(This article, about an Indian chef in Hong Kong who was offering lessons in ‘Khana Sutra’ – the art of aphrodisiac cooking – and rustling up steamy food-for-sex recipes, was published in DNA edition dated February 6, 2008, a week ahead of Valentine’s Day.)
Take a Goan chef with a passionate interest in food culture. Add a pinch of Kama Sutra wisdom. Toss in a sprinkling of Chinese and Western expatriates in Hong Kong looking to spice up their home life. Sex it all up a bit. Serve hot for Valentine’s Day…
That’s Zubin D’Souza’s surefire recipe to get you and your significant other all steamed up and pawing the ground starting this Valentine’s Day. This Goan chef from Mumbai, who has extensively researched food cultures in India and across Europe and Africa, is coming out later this year with a book on aphrodisiac cooking, called Khana Sutra. Currently in Hong Kong, where he works as an executive chef at HK Dining, D’Souza is offering cooking classes on recipes derived from his research of the Kama Sutra and other food-for-sex treatises from all over the world, and from his interactions with chefs in royal kitchens.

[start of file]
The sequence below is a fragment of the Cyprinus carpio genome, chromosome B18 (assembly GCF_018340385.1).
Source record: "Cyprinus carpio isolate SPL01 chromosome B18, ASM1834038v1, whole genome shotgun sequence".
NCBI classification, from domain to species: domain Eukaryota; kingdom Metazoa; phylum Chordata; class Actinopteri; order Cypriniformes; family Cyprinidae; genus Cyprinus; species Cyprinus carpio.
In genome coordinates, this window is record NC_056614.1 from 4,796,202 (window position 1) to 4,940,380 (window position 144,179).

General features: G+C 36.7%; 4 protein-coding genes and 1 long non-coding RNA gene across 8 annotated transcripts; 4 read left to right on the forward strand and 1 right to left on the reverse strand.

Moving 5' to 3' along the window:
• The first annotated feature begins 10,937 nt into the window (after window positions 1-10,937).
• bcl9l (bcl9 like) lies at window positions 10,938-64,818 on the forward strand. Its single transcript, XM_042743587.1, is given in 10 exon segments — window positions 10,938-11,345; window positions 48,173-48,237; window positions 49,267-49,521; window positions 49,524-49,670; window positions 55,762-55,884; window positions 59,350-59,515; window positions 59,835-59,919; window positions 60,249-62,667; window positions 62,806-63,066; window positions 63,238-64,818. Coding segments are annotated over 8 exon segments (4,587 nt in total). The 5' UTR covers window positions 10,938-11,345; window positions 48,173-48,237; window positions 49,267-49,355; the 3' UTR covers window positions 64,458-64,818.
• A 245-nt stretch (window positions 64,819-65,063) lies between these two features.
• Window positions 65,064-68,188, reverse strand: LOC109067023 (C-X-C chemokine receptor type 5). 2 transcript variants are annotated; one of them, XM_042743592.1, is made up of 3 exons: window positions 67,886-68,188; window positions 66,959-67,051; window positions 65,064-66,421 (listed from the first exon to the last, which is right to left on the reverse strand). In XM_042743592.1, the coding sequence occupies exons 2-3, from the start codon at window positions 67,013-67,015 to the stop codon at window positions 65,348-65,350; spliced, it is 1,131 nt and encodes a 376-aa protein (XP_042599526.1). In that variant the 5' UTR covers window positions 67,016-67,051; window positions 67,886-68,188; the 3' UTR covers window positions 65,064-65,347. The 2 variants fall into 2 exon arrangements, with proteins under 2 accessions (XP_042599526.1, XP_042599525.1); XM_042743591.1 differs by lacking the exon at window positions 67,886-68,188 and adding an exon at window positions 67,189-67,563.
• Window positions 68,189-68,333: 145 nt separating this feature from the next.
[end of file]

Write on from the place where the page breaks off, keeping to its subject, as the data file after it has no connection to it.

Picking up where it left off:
“The Indian culture of aphrodisiac cooking,” D’Souza told DNA, “came about from the research done by yesterday’s kings to restore population imbalances. Whenever populations dwindled as a result of epidemics or calamities or war, these recipes from the royal chefs were passed on to the people in order to increase the population.”
Then, says D’Souza, there are the traditional recipes, handed down from mother to daughter, when she left home after marriage. “They were intended to ‘keep the man faithful’.” Indian aphrodisiacs could be classified under two heads: those that enhanced libido and those that increased virility.
D’Souza, who grew up in Andheri and worked in JW Marriott Mumbai and at The Oberoi, also travelled to Europe and Africa. His explorations into food culture and aphrodisiacs in those regions are reflected in his book. He writes about a tribal potion among the Dogon tribe in central Africa, which, legend has it, could give a man “the power to deflower seventy cows”. And the Mestafagar, a willowy tree stem found in Sudan and Ethiopia, whose juice is considered a powerful aphrodisiac.
Broadly speaking, D’Souza says, there are two kinds of aphrodisiacs: those that are based on physical resemblance to body parts – bananas, cucumber, avocado (all of which resemble male genitalia), oysters (which resemble the female genitals) – and those whose ingredients can stimulate sexually – such as aniseed, almond, nutmeg (all of which are sexual stimulants for women).
D’Souza notes, based on his extensive research, that the range, diversity and depth of Indian aphrodisiac cooking is much more than similar foods in other cultures. Obviously they’re also working well, going by the number of Indians today, he jests.